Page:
Autonomous Vehicles Now Have a New Set of Rules

Robert T. Lynch, PE, Sr. Collision Reconstruction Engineer ::::

Last Week, the US Department of Transportation released a policy paper outlining new rules for autonomous vehicles (AVs), otherwise known as self-driving or driverless cars, as both automakers and technology companies race to put these vehicles into production and on public roadways.

Until now, the federal government has refrained from setting and enforcing rules pertaining to AVs so as to not impede innovation with this rapidly advancing technology, citing similar back-seat approaches to past safety innovations such as seat belts, air bags, and antilock brakes. While the issuance of this AV policy paper prior to mass roll-out of AVs for public use represents a dramatic proactive shift in the National Highway Traffic Safety Administration’s (NHTSA) traditional retroactive approach, the intention of the policy paper is not to thwart technological advances in the AV industry, but rather to provide guidance and establish a foundation upon which future Agency action will occur.

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Drone Technology

Industry Update: UAS Part 107 – New Rules Are in Effect!

Jon W. Adams, Director of Architectural & Heritage Services ::::

On August 29th, 2016 the small UAS Rule (Part 107) went into effect. This rule will have a major impact on how Unmanned Aerial Systems (UAS) operate commercially in the National Airspace System over the United States.

Prior to this rule, the only way to legally operate a UAS, for commercial purposes, was to apply for and receive a Part 333 Exemption, which was an arduous task. Process aside, the 333 Exemption also required that operators hold “either an airline transport, commercial, private, recreational, or sport pilot certificate”…in other words, a license to fly a manned aircraft.

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Industry Update: Audi’s Red Light Detection

Robert J. Kinder, Jr., BSME, Automotive/Mechanical Engineer ::::

As automakers race to produce autonomous vehicles, the need for improved vehicle infrastructure integration is evident. The integration provides a direct link between vehicles and their physical surroundings, effectively creating a network. For example, picture an autonomous vehicle traveling down a roadway and suddenly it approaches a construction zone warranting a temporary reduction in vehicle speed. Communication between the vehicle and a digital road sign or other electronic device can provide information to the vehicle prompting it to slow down. The autonomous vehicle could then remain law abiding and avoid potential hazards.

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Industry Update: Speed Limiting Devices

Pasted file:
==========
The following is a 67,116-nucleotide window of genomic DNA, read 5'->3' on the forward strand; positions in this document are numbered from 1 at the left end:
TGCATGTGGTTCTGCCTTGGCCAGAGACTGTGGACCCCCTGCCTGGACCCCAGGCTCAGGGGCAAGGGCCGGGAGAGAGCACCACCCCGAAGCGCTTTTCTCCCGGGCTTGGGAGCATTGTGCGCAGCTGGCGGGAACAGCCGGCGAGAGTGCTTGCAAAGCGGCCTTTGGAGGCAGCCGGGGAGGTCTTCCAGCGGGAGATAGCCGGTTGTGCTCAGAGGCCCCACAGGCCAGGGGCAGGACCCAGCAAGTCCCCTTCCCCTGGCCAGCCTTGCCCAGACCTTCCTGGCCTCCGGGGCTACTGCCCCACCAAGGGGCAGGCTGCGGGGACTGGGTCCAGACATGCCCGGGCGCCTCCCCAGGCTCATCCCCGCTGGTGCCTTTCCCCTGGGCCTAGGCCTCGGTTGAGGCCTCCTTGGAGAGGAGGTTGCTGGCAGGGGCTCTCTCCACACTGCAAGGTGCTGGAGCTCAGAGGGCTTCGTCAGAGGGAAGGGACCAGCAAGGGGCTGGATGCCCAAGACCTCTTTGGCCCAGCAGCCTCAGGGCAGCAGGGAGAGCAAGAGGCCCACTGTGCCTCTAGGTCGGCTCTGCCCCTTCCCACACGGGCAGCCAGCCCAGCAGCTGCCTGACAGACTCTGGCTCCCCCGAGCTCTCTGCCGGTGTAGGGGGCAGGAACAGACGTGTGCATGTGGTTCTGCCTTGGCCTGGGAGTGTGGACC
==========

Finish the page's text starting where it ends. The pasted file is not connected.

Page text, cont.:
R. Scott King, BSME, Automotive/Mechanical Engineer ::::

The National Highway Traffic and Safety Administration (NHTSA) published a Notice of Proposed Rulemaking in the September 7, 2016 edition of the Federal Register indicating the US Department of Transportation’s intent to mandate the use of on-board vehicle speed limiting devices on commercial vehicles weighing above 26,000 pounds. The issuance of this Rule opens a 60-day public comment period soliciting input from industry professionals and other interested parties regarding, among others, system cost, benefits, and efficacy. However, although initially Petitioned by the American Trucking Association (ATA) nearly 10 years ago to consider speed limiters in commercial motor vehicles, this Rule would also apply to new passenger and multi-purpose vehicles, trucks, motor coaches, and school buses above 26,000 pounds regardless of use or vocation.

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Water Infiltration Results in Home Damage

Bryan J. Smith, P.E., / Residential Safety Expert ::::

Case Description/Summary: A home constructed in 2002 began showing signs of water infiltration, water damage and mold growth six months later. The home builder took minor actions to correct the leaks, to no avail, and then voided the home warranty. Plaintiff hired an expert to inspect the home in order to identify the cause(s) of the infiltration and identify measures to fix the various problems.

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Guiderail or Not?

Walter M. Wysowaty, PE, CME, MBA, Municipal / Civil Engineer ::::

Case Synopsis: The plaintiff was traveling southbound in the right lane when another vehicle, while changing lanes, collided with her, causing the plaintiff to lose control of her vehicle and drive off of the roadway where her vehicle then struck a tree. The plaintiff alleged that the State of New Jersey should have provided a guiderail at this location due to the presence and location of the tree which, they alleged, presented an obstruction within the clear zone of the roadway.

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